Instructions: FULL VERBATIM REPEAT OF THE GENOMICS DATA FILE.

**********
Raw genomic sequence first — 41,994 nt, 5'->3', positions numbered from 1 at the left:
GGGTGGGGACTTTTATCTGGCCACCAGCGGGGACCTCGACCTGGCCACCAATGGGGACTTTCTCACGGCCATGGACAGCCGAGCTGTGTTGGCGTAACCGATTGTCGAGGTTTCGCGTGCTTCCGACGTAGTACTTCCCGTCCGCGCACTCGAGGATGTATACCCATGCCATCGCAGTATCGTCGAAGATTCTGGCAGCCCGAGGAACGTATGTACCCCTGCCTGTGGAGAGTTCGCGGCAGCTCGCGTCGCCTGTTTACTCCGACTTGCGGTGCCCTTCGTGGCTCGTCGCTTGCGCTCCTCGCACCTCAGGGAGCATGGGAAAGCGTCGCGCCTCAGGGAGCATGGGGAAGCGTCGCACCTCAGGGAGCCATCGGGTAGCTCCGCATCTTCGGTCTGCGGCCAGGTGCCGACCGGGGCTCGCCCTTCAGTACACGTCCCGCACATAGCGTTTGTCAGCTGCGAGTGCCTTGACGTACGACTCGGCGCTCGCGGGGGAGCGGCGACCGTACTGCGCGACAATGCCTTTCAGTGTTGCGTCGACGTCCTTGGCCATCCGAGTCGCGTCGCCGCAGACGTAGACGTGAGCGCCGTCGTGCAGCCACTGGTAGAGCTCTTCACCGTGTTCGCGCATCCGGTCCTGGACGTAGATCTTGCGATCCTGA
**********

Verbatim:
Raw genomic sequence first — 41,994 nt, 5'->3', positions numbered from 1 at the left:
GGGTGGGGACTTTTATCTGGCCACCAGCGGGGACCTCGACCTGGCCACCAATGGGGACTTTCTCACGGCCATGGACAGCCGAGCTGTGTTGGCGTAACCGATTGTCGAGGTTTCGCGTGCTTCCGACGTAGTACTTCCCGTCCGCGCACTCGAGGATGTATACCCATGCCATCGCAGTATCGTCGAAGATTCTGGCAGCCCGAGGAACGTATGTACCCCTGCCTGTGGAGAGTTCGCGGCAGCTCGCGTCGCCTGTTTACTCCGACTTGCGGTGCCCTTCGTGGCTCGTCGCTTGCGCTCCTCGCACCTCAGGGAGCATGGGAAAGCGTCGCGCCTCAGGGAGCATGGGGAAGCGTCGCACCTCAGGGAGCCATCGGGTAGCTCCGCATCTTCGGTCTGCGGCCAGGTGCCGACCGGGGCTCGCCCTTCAGTACACGTCCCGCACATAGCGTTTGTCAGCTGCGAGTGCCTTGACGTACGACTCGGCGCTCGCGGGGGAGCGGCGACCGTACTGCGCGACAATGCCTTTCAGTGTTGCGTCGACGTCCTTGGCCATCCGAGTCGCGTCGCCGCAGACGTAGACGTGAGCGCCGTCGTGCAGCCACTGGTAGAGCTCTTCACCGTGTTCGCGCATCCGGTCCTGGACGTAGATCTTGCGATCCTGA